- The city of Petersburg in Southern, Ind. is granted a $4,615,000 and $7,553,000 grant to renovate and improve the existing wastewater utility for the city of Petersburg, Ind. The project will consist of adding two new trickling filters to the existing wastewater treatment plant. The plant will also replace two clarifiers as part of this project and add a new transfer lift station at the plant. A new equalization basin/lagoon will be built on the site. A new solar array field will be added to the site to offset power purchases. Some targeted upgrades to the collections system will be part of the project. The Petersburg Wastewater Utility service area currently includes the city of Petersburg as well as up to 80 rural customers residing in Washington Township where feasible to provide service. A total of 3,198 residents of rural Pike County, Ind. will benefit from this project.
- The town of Newport in East Central Ind. is receiving a $1,041,000 loan and $1,502,500 grant to address current needs and prevent future public and environmental health concerns due to unsafe drinking water distribution and treatment. The project is necessary to provide safe, environmentally friendly and reliable drinking water for the town of Newport's 515 residents in rural Vermillion County, Ind. A result of a Rural Development preplanning grant, the projects consists of well replacements and upgrades, meter head replacements, and replacement of a ground storage tank along with other upgrades.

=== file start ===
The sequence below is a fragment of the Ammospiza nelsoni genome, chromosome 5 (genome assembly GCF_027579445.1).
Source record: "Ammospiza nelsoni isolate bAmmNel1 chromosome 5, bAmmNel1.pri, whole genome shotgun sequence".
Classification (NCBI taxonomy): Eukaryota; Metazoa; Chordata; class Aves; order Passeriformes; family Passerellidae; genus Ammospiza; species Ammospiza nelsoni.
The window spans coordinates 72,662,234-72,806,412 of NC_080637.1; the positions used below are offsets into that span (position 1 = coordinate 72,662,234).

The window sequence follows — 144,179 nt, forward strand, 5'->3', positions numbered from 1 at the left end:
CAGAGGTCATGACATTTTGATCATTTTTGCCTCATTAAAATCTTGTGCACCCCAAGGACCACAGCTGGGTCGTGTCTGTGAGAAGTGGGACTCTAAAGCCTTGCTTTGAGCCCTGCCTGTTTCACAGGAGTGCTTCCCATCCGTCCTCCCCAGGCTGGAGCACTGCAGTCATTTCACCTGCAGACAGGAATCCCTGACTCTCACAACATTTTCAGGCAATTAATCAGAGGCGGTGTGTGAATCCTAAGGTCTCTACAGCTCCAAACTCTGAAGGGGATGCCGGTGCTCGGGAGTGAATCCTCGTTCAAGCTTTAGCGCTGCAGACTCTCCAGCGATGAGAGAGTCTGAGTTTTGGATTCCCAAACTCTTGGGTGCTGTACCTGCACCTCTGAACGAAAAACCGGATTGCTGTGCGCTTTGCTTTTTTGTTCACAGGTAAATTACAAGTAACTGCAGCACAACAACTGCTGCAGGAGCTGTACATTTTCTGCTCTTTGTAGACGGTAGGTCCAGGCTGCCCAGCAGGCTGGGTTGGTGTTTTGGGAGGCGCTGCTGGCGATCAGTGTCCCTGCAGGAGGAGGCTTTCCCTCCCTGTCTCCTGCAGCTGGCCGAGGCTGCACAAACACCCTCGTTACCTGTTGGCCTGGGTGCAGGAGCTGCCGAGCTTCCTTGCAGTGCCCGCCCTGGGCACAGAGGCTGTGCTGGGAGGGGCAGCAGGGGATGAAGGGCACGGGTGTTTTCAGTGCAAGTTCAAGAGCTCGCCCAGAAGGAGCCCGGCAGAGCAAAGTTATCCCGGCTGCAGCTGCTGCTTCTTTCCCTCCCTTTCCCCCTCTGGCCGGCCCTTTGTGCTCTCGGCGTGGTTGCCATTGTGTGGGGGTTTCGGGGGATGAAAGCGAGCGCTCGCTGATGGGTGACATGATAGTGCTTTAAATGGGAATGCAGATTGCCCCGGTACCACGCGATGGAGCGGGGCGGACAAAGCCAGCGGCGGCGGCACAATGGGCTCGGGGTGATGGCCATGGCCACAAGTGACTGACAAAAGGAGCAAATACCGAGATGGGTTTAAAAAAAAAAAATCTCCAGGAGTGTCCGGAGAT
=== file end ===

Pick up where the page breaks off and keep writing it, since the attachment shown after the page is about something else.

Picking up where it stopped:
Today’s announcement came as part of a larger statement from USDA Deputy Under Secretary for Rural Development Donald “D.J.” LaVoy investing $635 million in 122 projects to improve water systems and wastewater handling services in rural communities in 42 states.
“This funding brings modern, reliable infrastructure to rural communities. It replaces old, fragile, leaking water pipes with new ones, and allows upgrades to water handling systems that are decades old, boosting water pressure and cutting water losses. Working with our partners, these investments create jobs and improves public health and safety,” LaVoy said. “Under the leadership of President Trump and Agriculture Secretary Perdue, USDA is committed to partnering with rural communities to help them improve their infrastructure, because when rural America thrives, all of America thrives.”
In April 2017, President Donald J. Trump established the Interagency Task Force on Agriculture and Rural Prosperity to identify legislative, regulatory and policy changes that could promote agriculture and prosperity in rural communities. In January 2018, Secretary Perdue presented the Task Force’s findings to President Trump. These findings included 31 recommendations to align the federal government with state, local and tribal governments to take advantage of opportunities that exist in rural America. Increasing investments in rural infrastructure is a key recommendation of the task force.
To view the report in its entirety, please view the Report to the President of the United States from the Task Force on Agriculture and Rural Prosperity (PDF, 5.4 MB). In addition, to view the categories of the recommendations, please view the Rural Prosperity infographic (PDF, 190 KB).
USDA Rural Development provides loans and grants to help expand economic opportunities and create jobs in rural areas. This assistance supports infrastructure improvements; business development; housing; community facilities such as schools, public safety and health care; and high-speed internet access in rural areas. For more information, visit www.rd.usda.gov.